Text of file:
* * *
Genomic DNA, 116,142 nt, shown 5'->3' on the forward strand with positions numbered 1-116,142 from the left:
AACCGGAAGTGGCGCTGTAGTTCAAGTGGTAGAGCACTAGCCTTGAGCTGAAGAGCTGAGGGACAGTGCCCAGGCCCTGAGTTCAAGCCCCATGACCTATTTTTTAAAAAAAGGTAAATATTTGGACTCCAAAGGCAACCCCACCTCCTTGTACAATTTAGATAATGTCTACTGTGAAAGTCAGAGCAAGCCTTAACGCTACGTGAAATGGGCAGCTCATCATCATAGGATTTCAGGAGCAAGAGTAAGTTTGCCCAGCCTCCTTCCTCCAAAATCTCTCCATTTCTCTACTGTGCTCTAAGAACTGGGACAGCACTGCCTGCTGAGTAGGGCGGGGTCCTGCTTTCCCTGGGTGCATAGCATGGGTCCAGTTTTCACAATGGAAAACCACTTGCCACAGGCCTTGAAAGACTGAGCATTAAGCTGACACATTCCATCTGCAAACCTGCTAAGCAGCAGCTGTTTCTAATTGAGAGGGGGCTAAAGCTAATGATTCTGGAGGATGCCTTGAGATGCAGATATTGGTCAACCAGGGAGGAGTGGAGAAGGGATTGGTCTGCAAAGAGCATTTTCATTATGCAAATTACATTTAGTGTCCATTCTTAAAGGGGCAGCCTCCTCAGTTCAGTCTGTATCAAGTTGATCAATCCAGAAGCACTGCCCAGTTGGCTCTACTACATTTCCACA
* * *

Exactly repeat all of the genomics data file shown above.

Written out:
Genomic DNA, 116,142 nt, shown 5'->3' on the forward strand with positions numbered 1-116,142 from the left:
AACCGGAAGTGGCGCTGTAGTTCAAGTGGTAGAGCACTAGCCTTGAGCTGAAGAGCTGAGGGACAGTGCCCAGGCCCTGAGTTCAAGCCCCATGACCTATTTTTTAAAAAAAGGTAAATATTTGGACTCCAAAGGCAACCCCACCTCCTTGTACAATTTAGATAATGTCTACTGTGAAAGTCAGAGCAAGCCTTAACGCTACGTGAAATGGGCAGCTCATCATCATAGGATTTCAGGAGCAAGAGTAAGTTTGCCCAGCCTCCTTCCTCCAAAATCTCTCCATTTCTCTACTGTGCTCTAAGAACTGGGACAGCACTGCCTGCTGAGTAGGGCGGGGTCCTGCTTTCCCTGGGTGCATAGCATGGGTCCAGTTTTCACAATGGAAAACCACTTGCCACAGGCCTTGAAAGACTGAGCATTAAGCTGACACATTCCATCTGCAAACCTGCTAAGCAGCAGCTGTTTCTAATTGAGAGGGGGCTAAAGCTAATGATTCTGGAGGATGCCTTGAGATGCAGATATTGGTCAACCAGGGAGGAGTGGAGAAGGGATTGGTCTGCAAAGAGCATTTTCATTATGCAAATTACATTTAGTGTCCATTCTTAAAGGGGCAGCCTCCTCAGTTCAGTCTGTATCAAGTTGATCAATCCAGAAGCACTGCCCAGTTGGCTCTACTACATTTCCACA